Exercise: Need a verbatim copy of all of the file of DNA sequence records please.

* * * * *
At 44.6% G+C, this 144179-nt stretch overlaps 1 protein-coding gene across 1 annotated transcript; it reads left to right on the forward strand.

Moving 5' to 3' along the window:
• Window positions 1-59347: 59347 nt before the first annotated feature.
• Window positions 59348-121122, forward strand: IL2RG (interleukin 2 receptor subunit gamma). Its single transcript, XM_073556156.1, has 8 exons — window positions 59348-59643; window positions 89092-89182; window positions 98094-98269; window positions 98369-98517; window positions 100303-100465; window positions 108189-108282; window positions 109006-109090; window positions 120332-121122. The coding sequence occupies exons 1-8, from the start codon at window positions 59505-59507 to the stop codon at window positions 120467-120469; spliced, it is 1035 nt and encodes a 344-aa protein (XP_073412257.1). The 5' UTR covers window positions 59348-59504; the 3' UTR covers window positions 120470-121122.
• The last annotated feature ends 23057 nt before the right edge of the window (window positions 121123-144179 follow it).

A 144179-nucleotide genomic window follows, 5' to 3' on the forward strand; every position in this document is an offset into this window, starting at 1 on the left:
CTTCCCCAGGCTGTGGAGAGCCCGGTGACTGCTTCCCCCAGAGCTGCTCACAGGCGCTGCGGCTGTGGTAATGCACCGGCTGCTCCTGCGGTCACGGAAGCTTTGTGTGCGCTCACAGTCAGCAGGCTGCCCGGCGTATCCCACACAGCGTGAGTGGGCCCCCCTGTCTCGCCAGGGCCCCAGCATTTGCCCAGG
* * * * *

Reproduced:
At 44.6% G+C, this 144179-nt stretch overlaps 1 protein-coding gene across 1 annotated transcript; it reads left to right on the forward strand.

Moving 5' to 3' along the window:
• Window positions 1-59347: 59347 nt before the first annotated feature.
• Window positions 59348-121122, forward strand: IL2RG (interleukin 2 receptor subunit gamma). Its single transcript, XM_073556156.1, has 8 exons — window positions 59348-59643; window positions 89092-89182; window positions 98094-98269; window positions 98369-98517; window positions 100303-100465; window positions 108189-108282; window positions 109006-109090; window positions 120332-121122. The coding sequence occupies exons 1-8, from the start codon at window positions 59505-59507 to the stop codon at window positions 120467-120469; spliced, it is 1035 nt and encodes a 344-aa protein (XP_073412257.1). The 5' UTR covers window positions 59348-59504; the 3' UTR covers window positions 120470-121122.
• The last annotated feature ends 23057 nt before the right edge of the window (window positions 121123-144179 follow it).

A 144179-nucleotide genomic window follows, 5' to 3' on the forward strand; every position in this document is an offset into this window, starting at 1 on the left:
CTTCCCCAGGCTGTGGAGAGCCCGGTGACTGCTTCCCCCAGAGCTGCTCACAGGCGCTGCGGCTGTGGTAATGCACCGGCTGCTCCTGCGGTCACGGAAGCTTTGTGTGCGCTCACAGTCAGCAGGCTGCCCGGCGTATCCCACACAGCGTGAGTGGGCCCCCCTGTCTCGCCAGGGCCCCAGCATTTGCCCAGG